'Bollywood overreaction': Shane Jones digs in after angering Indian community

Shane Jones has hit back at the Indian community in New Zealand describing their concerns over his comments on partnership visas a "Bollywood overreaction". 

Immigration New Zealand recently adopted a tougher policy on the partnership visa category. To be eligible, couples must have lived together, making it hard for those with arranged marriages to bring their spouses to New Zealand.

Jones defended Immigration NZ last month, telling RNZ: "You have no legitimate expectations in my view to bring your whole village to New Zealand, and if you don't like it and you're threatening to go home, then catch the next flight home."

Last week, Mandeep Singh Bela, coordinator of the Union Network of Migrants and the Indian Workers Association, told Newshub he was fearful the rhetoric could stoke hate crimes against the Indian community.

"To 'take the next flight home' is quite racist and discriminatory towards the Indian community. The last thing we want to see is what happened in Christchurch."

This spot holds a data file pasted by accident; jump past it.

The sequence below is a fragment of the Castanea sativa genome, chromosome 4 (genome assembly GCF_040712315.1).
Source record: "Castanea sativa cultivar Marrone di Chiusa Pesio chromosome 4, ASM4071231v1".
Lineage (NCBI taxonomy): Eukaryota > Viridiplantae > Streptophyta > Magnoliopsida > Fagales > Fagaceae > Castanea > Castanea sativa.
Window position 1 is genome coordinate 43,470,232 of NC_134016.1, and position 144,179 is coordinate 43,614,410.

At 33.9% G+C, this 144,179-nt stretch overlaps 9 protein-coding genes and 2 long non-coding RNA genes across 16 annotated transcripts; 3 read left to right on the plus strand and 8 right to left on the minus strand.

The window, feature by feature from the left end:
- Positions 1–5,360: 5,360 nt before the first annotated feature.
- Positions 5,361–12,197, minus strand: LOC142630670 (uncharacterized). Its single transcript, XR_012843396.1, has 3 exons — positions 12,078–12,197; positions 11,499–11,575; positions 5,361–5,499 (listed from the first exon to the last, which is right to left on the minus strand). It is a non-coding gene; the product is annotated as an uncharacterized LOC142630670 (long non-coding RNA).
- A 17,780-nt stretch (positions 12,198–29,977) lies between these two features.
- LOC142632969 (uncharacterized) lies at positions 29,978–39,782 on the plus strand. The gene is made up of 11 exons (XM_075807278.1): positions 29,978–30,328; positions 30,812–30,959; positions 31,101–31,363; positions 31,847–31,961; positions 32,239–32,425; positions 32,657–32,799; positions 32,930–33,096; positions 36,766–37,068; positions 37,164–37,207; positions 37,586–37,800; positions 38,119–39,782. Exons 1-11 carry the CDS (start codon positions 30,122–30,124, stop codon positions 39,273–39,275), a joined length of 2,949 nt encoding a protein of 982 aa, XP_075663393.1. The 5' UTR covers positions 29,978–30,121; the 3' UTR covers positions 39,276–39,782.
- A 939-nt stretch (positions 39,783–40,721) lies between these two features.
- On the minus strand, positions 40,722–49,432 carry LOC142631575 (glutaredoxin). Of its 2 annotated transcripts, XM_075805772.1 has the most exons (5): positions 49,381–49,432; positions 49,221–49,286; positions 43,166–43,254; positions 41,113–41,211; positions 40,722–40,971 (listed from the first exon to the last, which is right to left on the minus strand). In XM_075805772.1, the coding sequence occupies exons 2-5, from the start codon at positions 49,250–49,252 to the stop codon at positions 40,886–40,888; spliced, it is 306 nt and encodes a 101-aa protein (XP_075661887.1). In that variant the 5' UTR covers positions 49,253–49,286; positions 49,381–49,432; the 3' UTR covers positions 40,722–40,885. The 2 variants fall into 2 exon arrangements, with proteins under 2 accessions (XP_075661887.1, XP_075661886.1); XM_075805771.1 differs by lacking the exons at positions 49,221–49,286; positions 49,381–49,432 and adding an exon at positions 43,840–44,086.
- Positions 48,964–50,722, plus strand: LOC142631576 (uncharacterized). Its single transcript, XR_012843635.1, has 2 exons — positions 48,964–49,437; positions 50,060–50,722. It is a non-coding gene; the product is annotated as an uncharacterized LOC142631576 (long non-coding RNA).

Jones, a New Zealand First MP and Cabinet minister, told Newshub on Tuesday that was a "Bollywood overreaction". 

Bollywood is the Indian Hindi-language film industry based in Mumbai formerly known as Bombay. The term mixes the words 'Bombay' and Hollywood'. 

Jones is adamant he's speaking on behalf of New Zealanders who want more control on immigration. 

"I'm giving a voice to the anxieties of hundreds of thousands of Kiwis who upon learning we're now reaching 5 million people, substantially grown by immigration, they're actually very happy that they have a voice."

Immigration Minister Iain Lees-Galloway said on Tuesday Jones is responsible for his comments. 

Last week he signalled a U-turn on the policy, but said he doesn't think the policy is racist.

"It was an operational decision made by Immigration New Zealand - it was not a decision of the elected Government."

Speaking to Magic Talk's Steven McIvor on Tuesday afternoon, Migrant Workers Association spokesperson Anu Kaloti said Jones was continuing with his racist remarks.

"My community and I think most New Zealanders do not appreciate this sort of racism, and those kind of comments and remarks.

Immigration Minister Iain Lees-Galloway.
Immigration Minister Iain Lees-Galloway. Photo credit: Newshub Nation.

"The wording is racist, and the intention is definitely not appropriate either.

"Firstly, migrants do not bring entire villages with them here. Everybody comes here on a legitimate visa, of whatever type, that is issued by Immigration New Zealand."

Kaloti reiterated that the community still expected a public apology from Jones.

"That's just as a minimum, and there have also been calls for his resignation.

"We haven't seen any public condemnation of the racist comments by any of the political parties.

"It's really disappointing."